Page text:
Delhi Chief Minister Arvind Kejriwal has hit back at allegations his government is playing a "blame game" over the air pollution crisis in the national capital. In an impassioned plea posted on Facebook, Mr Kejriwal said "we don't want to do that (play blame games)... it is about our health... our kids... our future... what would we get if we played blame game?" The Air Quality Index (AQI) in Delhi went deep into the "emergency" zone this morning with the national capital recording an overall Air Quality Index (AQI) of 625 - the highest this year - at around 10 am. Earlier today Mr Kejriwal tweeted: "(People of) Delhi suffering for no fault of theirs" and repeated his call for help from the centre.
"In the last 20 days so much smog has come to Delhi but the media is saying 'don't do blame game'. We don't want to do that. It is about our health... our kids... our future. What would we get if we played blame game?" Arvind Kejriwal said in the video.
"We are just saying... what is the disease? The disease is that air polluted by crop burning comes into Delhi and we have to stop it. We don't want to blame anyone. We are saying we need to come together to stop this. There should be no politics on this," he added.
The Delhi Chief Minister, who called the city a "gas chamber" on Saturday, has faced attacks from multiple fronts in the past week, with his counterparts in Punjab and Haryana reacting to claims that stubble burning in their states had continued to the crisis in the capital. He was also attacked by Environment Minister Prakash Javadekar, who slammed him for "politicising" the issue and said he was trying to paint the centre as "villains".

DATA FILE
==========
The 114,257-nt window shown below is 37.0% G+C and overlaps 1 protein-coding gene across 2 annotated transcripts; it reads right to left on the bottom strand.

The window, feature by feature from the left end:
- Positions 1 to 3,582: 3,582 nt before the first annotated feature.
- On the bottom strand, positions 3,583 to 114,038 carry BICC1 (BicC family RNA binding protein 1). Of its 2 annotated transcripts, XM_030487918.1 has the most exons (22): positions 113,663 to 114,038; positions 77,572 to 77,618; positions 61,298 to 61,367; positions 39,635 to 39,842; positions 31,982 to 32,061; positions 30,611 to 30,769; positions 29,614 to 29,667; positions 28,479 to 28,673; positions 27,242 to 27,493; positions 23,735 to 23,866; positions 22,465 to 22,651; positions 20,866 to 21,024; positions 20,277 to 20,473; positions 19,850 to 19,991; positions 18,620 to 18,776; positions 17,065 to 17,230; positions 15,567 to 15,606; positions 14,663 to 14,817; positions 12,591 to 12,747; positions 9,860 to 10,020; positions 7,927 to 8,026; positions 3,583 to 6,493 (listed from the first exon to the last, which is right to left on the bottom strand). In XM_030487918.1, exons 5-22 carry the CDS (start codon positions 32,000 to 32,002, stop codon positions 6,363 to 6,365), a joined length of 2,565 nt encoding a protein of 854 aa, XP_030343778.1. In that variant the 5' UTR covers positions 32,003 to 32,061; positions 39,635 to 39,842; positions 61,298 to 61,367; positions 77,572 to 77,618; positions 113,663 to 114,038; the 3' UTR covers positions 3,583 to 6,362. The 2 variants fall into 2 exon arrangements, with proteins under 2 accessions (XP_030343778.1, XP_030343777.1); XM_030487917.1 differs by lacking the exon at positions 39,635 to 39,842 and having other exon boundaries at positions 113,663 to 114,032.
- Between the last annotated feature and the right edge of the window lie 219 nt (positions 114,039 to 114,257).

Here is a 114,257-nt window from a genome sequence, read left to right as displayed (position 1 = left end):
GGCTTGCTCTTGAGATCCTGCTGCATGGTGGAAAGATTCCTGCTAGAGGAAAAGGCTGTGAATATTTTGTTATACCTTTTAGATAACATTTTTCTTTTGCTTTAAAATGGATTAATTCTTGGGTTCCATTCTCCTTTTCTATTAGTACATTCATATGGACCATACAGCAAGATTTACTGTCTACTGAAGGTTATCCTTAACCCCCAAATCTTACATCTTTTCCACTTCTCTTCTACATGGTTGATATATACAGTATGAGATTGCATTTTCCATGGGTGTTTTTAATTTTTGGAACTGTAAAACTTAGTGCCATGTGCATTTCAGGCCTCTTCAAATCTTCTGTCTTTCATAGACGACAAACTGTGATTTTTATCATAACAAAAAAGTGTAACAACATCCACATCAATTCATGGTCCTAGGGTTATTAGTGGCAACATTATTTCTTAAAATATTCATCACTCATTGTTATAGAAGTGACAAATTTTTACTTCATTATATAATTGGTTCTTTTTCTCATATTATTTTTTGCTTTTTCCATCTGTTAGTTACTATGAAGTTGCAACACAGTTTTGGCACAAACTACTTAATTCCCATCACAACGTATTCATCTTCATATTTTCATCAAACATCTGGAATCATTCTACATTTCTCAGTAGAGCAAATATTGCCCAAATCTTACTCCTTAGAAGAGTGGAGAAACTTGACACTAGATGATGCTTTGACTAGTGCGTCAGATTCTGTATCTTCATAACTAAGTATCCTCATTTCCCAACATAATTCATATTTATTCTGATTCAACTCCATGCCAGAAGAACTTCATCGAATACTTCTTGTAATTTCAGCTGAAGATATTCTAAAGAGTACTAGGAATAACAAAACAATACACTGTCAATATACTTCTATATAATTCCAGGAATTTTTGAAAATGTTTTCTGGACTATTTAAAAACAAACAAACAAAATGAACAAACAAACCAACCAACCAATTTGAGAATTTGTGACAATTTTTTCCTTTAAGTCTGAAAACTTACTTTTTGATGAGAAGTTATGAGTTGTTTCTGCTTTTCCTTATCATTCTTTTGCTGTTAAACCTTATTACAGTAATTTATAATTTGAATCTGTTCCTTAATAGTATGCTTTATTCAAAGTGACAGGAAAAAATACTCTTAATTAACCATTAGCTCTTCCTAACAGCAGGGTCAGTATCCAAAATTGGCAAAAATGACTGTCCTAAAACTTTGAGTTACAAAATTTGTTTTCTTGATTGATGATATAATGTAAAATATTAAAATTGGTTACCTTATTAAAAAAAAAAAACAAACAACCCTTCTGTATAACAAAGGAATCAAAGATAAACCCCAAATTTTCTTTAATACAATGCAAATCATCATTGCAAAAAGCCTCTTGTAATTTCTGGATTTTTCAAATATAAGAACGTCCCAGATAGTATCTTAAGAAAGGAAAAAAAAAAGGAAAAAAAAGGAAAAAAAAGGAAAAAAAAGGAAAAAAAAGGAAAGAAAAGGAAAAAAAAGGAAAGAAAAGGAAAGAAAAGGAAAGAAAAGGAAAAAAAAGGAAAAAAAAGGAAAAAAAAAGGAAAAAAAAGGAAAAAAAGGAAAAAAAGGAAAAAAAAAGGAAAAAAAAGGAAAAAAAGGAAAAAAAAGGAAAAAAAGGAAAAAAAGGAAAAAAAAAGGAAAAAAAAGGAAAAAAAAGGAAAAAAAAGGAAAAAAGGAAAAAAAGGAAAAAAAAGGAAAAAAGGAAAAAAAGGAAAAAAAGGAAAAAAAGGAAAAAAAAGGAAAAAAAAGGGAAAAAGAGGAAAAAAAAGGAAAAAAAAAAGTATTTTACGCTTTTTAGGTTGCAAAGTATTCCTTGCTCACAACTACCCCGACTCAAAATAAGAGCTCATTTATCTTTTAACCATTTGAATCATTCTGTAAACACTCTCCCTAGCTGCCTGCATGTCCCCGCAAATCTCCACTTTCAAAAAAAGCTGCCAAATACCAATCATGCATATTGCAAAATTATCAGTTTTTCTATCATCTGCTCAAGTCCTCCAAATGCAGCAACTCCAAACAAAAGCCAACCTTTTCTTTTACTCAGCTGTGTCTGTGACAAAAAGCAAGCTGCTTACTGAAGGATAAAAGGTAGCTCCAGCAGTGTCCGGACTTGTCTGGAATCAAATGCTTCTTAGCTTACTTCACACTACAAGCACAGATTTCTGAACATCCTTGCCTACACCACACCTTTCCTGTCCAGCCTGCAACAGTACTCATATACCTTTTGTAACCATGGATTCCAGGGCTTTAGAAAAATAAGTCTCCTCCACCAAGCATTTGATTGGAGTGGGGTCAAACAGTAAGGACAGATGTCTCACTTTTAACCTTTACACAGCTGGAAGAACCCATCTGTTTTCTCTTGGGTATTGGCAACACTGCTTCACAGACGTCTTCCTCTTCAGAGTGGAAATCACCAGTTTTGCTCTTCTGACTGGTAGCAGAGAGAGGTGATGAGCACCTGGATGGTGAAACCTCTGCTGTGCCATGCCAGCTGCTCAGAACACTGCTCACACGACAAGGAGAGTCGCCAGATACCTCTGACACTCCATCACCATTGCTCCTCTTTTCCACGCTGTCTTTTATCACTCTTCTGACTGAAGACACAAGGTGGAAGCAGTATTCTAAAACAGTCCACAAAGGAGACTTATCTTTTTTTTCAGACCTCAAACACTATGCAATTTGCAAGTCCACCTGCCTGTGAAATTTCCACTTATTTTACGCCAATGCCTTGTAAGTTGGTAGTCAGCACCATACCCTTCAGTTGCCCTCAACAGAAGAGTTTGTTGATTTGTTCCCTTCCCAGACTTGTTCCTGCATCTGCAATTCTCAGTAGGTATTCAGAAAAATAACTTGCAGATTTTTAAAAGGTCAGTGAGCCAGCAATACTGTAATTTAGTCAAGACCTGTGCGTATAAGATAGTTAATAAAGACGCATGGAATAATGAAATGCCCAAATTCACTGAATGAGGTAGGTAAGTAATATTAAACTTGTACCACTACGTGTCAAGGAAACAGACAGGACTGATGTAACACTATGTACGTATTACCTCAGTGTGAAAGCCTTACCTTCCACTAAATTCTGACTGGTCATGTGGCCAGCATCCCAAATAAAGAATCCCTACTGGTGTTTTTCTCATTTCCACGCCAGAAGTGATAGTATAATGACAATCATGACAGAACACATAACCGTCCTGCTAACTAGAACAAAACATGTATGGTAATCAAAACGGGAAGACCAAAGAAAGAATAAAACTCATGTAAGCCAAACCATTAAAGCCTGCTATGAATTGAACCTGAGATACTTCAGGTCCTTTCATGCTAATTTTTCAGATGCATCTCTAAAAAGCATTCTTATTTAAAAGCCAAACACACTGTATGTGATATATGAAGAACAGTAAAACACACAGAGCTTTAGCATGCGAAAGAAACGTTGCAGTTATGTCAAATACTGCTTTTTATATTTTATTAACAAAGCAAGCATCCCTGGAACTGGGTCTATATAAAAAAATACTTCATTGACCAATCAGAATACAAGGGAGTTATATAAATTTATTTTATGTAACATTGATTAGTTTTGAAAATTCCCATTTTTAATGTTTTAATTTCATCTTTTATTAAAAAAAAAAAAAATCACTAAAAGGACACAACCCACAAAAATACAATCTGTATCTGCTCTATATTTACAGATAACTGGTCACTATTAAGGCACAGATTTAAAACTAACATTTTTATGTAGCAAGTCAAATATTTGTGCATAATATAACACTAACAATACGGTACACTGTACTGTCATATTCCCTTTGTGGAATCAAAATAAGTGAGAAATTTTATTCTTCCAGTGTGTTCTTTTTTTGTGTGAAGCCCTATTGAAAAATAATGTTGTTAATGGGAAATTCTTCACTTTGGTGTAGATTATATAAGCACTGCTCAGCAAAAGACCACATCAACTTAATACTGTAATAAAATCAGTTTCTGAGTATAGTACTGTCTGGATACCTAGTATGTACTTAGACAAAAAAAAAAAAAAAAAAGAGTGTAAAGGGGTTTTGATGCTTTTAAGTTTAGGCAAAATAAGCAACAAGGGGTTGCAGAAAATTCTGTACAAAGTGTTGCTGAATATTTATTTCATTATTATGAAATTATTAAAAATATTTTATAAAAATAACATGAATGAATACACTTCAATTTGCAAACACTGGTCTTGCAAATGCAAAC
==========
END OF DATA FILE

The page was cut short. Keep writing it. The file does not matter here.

Punjab Chief Minister Captain Amarinder Singh, who wrote to Prime Minister Narendra Modi on Saturday, admitted illegal farm fires in his state had added to the issue but said "large-scale industrial pollution, traffic overload and excessive construction activity were equally, if not more, to blame".
According to data from the System of Air Quality and Weather Forecasting and Research (SAFAR), the contribution of stubble burning to haze and air pollution in Delhi-NCR was 46 per cent on Friday, 24 per cent on Thursday and 35 per cent on Wednesday.
The centre has provided subsidies of between 50 and 80 per cent but a Punjab farmer has told NDTV the machinery is still very expensive and "it is compulsion to burn stubble".
"Punjab and Haryana have 27 lakh farmers. There have been many machines that have been distributed over the last few years to stop them from burning stubble... but how do we reach all of them?" Mr Kejriwal asked.
"Wherever there used to be construction, we have done raids upon raids to stop it and wherever there was dust we have imposed fines. We are not claiming everything is finished. This Diwali there were fewer firecrackers... Delhi government did a laser show in Connaught Place and thousands showed up. We tried everything we could and people (of Delhi) came together," Mr Kejriwal said today.
Mr Singh and Haryana Chief Minister Manohar Lal Khattar have also called for joint efforts by Chief Ministers of affected states in consultation with the centre, a call Mr Kejriwal made again.
Arvind Kejriwal ended his video with a plea to all Delhi residents to use anti-pollution masks and respect the 'odd-even' road-rationing scheme that comes into effect on Monday.
"I am concerned about all of you. I am worried about our Delhi family. Let us face this together. Tomorrow 'odd-even' will start. Let us observe this and give our best. I will follow 'odd-even'. You please follow it too. Thank you," he said.